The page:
Driver using smartphone image via Shutterstock.
Realtors love their cars. One could say that the automobile is an essential tool to any real estate pro. In fact, most of the Realtors that I know and work with spend just as much time (if not more) driving to appointments and homes as they do in the actual home.
I recently wrote about Google’s acquisition of Nest and noted that the home and auto industries are ripe for disruption and innovation. I am truly fascinated by the “Internet of Things” and the potential impact smart connected devices can have on our lives.
Thanks to Environmental Protection Agency regulations, every vehicle sold in the U.S. since 1996 includes an onboard diagnostic system that can be accessed using a data port. “OBD” systems help auto mechanics by self-diagnosing and reporting problems that can make the car’s engine run less efficiently or shorten its life. But there are a bunch of new and exciting products hitting the market that leverage this technology for other purposes, turning your vehicle into a smart connected car.
How does it work?
You simply connect your phone to your car. A Bluetooth-enabled device is inserted into the vehicle’s OBD data port, which is typically located under the steering wheel. The device is then paired with your smartphone via Bluetooth, enabling data to be synced. No mechanic is required, and the app does the rest.
What type of data will be reported to me?
The mobile apps essentially act as a driving assistant and produce a ton of insightful data. For instance, a smart connected car can decipher the nebulous and dreaded check engine light, revealing detailed information about the issue and an estimate of the potential cost of repair, which is pretty cool.
There is other valuable data that can be helpful to Realtors as well. The smart connected car can provide mileage information, mapping, parking details and even maintenance management.
What’s the value proposition?
The selling point for these connected apps is safety and savings. Fuel is the largest motor vehicle expense, and tapping into your OBD system can help you monitor your gas levels and report back the best time and place to refuel to take advantage of the best price.
The apps also include some form of crash reporting. So, if you are ever in an accident, the proper authorities are automatically contacted and GPS coordinates will be delivered.
There is a plethora of new products, startups and Kickstarter campaigns seeking funding to gain traction in this space. Many of these apps have similar features and configurations. It will be interesting to see how the companies differentiate themselves and try to separate from the pack.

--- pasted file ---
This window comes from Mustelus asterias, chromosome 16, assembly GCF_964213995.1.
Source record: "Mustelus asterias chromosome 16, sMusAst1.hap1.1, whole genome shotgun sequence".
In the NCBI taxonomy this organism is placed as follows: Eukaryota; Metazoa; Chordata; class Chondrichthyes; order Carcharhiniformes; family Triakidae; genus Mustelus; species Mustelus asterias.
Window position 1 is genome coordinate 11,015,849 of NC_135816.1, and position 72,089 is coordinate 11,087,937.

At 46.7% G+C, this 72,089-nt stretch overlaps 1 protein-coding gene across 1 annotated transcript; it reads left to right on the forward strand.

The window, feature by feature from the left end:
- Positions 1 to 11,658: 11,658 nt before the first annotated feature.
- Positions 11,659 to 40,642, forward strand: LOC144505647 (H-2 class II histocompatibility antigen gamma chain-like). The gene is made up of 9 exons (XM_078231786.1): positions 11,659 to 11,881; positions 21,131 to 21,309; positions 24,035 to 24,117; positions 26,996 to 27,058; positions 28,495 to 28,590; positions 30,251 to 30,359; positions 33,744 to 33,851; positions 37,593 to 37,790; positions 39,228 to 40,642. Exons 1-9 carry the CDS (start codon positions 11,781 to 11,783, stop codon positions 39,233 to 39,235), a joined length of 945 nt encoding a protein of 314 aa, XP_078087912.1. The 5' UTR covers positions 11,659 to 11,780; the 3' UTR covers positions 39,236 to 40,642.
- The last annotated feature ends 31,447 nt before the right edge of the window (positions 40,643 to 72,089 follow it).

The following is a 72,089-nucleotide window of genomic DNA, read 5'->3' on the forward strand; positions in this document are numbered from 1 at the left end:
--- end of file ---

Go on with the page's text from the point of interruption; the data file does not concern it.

I’ve looked at a bunch of these services, researching them and doing some due diligence. Here are three apps that are ready to transform the way you drive.
Features: Dash boasts three primary features: safety, savings and interestingly enough, social. Their brand is executed nicely on the Web, communicating simplicity and ease of use, which will be important with a product in this space.
The safety and savings elements are pretty standard; however, the social integration is pretty interesting. You can compare how you drive to your friends and unlock digital bumper stickers.
Unlike some of their competitors, Dash offers an API for developers. On its website, the company says, “Dash is building the ‘Automotive Graph’ — an open platform for the road, enabling smarter driving for everyone. Dash has an API available for third party developers. We call it CHASSIS API.”
Mobile Support: Dash currently supports Android, with iOS coming soon.
Price: I like the fact that Dash offers two Bluetooth-enabled devices. A generic one for $10 and a proprietary one $69.
You can learn more here.
Features: Like Dash, Automatic is available now and sports a polished brand and elegant website. It has similar safety and cost-saving features. The app also records your parking location automatically, which can be retrieved later. A nice feature if you ever have lost your car in a mall parking garage or large stadium. The feature includes support for multiple drivers as well.
Trip Timeline is another feature Realtors will enjoy. As the company puts it on its the website, “The Automatic app displays detailed info about your week, like how much you drive and where. See the actual MPGs (miles per gallon) for all your trips, even for older cars that don’t display fuel efficiency on the dashboard.”
Mobile Support: Automatic works with iOS and is in beta for Android.
You can learn more here.
Features: Fuse successfully funded its Kickstarter project on Nov. 15, raising almost $20,000 more than their goal. The platform is currently available for preorder and should be ready for shipping in March.
Fuse has an interesting carpool feature. On its website the company promises you’ll be able to “start your carpool route with a simple tap and the people you’re picking up get a text or phone call letting them know you’re on your way. As you approach their house they get another text or phone call, letting them know you’re about there. All the while you’re focused on driving, not texting or calling.”
Mobile: Fuse supports iOS and Android.
Price: If you preorder Fuse now, it’s $40 off the list price — $159 (regularly $199).
You can learn more here.